Though "La Bamba" is said to have African roots and been written well over 100 years ago, its 20th century form came into being as a Veracurz wedding dance, the earliest known recorded version was released in 1939 by El Jarocho (Alvaro Hernandez Ortiz). Most of us know the song from the late L.A. rocker Ritchie Valens' 1958 version which turned the song into an electrified rock 'n' roll classic. In 1965, Tucson's then-popular Los Elegantes recorded the track at Copper State Studio, giving it a mariachi flavor with a unique edge; their amazing four-part harmonies which also give the track an American folk flavor.
The flipside, "Lonely Street" is a beautifully harmonized, echo-y ballad. Both tracks were produced by George Richey, who later became country singer Tammy Wynette's manager and husband. Los Elegantes featured brothers Frank, Johnny and Freddy Perez, Roman Delgado, Willie Santa Cruz and Seferino "El Yaqui" Flores. The group performed at Tucson establishments such as Gus and Andy's and the Saddle and Sirloin. Los Elegantes traveled all over the United States, performed in Japan, Taiwan, The Philippines and U.S.O. shows in Viet Nam. The Perez Brothers (as Los Hermanos Perez) and Roman Delgado are fondly honored in the Tucson Musicians Museum.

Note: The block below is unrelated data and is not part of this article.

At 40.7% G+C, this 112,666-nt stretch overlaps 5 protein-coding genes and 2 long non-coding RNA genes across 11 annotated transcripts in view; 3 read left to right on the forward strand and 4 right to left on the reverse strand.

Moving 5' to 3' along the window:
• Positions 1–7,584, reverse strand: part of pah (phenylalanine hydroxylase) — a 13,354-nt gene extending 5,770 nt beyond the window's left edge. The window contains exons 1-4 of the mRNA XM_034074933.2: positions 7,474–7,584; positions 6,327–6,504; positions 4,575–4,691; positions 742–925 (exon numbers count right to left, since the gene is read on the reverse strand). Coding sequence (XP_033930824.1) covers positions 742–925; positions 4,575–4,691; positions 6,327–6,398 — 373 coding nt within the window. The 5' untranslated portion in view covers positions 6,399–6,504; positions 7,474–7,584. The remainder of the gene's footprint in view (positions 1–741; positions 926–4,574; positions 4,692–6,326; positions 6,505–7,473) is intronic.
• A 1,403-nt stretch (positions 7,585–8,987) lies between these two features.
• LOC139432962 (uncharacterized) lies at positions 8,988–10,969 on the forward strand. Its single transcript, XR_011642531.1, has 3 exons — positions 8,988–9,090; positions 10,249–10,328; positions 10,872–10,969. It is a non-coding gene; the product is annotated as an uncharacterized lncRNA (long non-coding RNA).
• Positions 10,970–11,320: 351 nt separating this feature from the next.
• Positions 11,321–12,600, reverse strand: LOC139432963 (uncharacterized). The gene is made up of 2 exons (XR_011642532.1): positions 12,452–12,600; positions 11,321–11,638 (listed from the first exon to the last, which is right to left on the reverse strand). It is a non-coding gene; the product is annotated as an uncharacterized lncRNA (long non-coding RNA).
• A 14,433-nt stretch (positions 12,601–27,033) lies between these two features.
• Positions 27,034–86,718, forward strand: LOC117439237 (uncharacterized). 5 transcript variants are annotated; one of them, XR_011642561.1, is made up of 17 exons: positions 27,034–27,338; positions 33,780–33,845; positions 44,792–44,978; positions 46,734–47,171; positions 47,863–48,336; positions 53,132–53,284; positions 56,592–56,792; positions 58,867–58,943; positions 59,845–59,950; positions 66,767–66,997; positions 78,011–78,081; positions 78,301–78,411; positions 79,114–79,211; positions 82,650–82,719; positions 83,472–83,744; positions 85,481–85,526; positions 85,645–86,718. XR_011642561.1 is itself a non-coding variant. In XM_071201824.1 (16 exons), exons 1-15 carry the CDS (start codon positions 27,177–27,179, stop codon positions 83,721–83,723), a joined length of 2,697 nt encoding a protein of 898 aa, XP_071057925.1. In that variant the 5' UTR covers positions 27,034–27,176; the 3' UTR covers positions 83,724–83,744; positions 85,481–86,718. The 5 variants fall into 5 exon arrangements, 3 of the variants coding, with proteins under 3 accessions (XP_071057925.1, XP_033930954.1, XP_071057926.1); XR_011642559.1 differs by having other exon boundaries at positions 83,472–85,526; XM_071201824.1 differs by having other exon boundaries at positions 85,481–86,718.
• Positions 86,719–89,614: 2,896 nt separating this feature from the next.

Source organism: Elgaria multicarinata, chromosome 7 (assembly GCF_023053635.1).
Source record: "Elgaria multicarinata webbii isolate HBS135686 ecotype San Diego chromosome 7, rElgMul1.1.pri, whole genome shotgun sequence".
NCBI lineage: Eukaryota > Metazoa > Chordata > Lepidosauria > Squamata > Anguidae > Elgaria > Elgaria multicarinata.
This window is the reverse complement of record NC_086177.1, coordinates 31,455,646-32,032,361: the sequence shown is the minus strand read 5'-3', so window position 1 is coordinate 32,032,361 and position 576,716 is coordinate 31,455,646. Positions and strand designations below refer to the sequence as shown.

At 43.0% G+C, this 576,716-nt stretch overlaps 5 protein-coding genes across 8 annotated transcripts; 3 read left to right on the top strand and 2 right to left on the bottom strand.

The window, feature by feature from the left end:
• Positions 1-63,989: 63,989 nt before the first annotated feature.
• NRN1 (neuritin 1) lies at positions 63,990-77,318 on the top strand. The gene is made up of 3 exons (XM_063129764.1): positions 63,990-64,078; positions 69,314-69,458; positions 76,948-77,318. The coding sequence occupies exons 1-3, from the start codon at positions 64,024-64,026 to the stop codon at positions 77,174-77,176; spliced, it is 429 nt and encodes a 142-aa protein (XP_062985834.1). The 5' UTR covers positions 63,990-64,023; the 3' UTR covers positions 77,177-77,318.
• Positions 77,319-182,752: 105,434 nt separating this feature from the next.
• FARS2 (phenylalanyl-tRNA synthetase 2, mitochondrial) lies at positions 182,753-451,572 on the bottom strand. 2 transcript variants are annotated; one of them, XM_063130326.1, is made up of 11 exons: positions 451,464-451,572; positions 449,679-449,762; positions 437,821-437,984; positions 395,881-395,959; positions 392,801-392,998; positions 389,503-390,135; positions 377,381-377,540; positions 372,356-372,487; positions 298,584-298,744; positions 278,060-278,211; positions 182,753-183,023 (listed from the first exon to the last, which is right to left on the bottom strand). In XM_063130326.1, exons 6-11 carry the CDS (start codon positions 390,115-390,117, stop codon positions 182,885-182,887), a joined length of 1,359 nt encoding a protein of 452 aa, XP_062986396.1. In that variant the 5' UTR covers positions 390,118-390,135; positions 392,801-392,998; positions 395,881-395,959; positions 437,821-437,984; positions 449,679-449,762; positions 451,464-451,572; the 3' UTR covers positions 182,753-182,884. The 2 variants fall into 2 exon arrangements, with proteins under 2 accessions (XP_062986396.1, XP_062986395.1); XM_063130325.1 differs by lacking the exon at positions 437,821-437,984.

Lee Joseph grew up in Tucson. He's a DJ (Luxuriamusic.com), marketer of cool shit (Reverberations Media) and founder/CEO of internationally respected Dionysus Records, an indie that has long specialized in releasing super-rare music, and more. He came of age in the first wave of Tucson punk rock and is an expert on Tucson music. He now lives in California. Vintage Vinyl is a ecurring addition to the Tucson Weekly.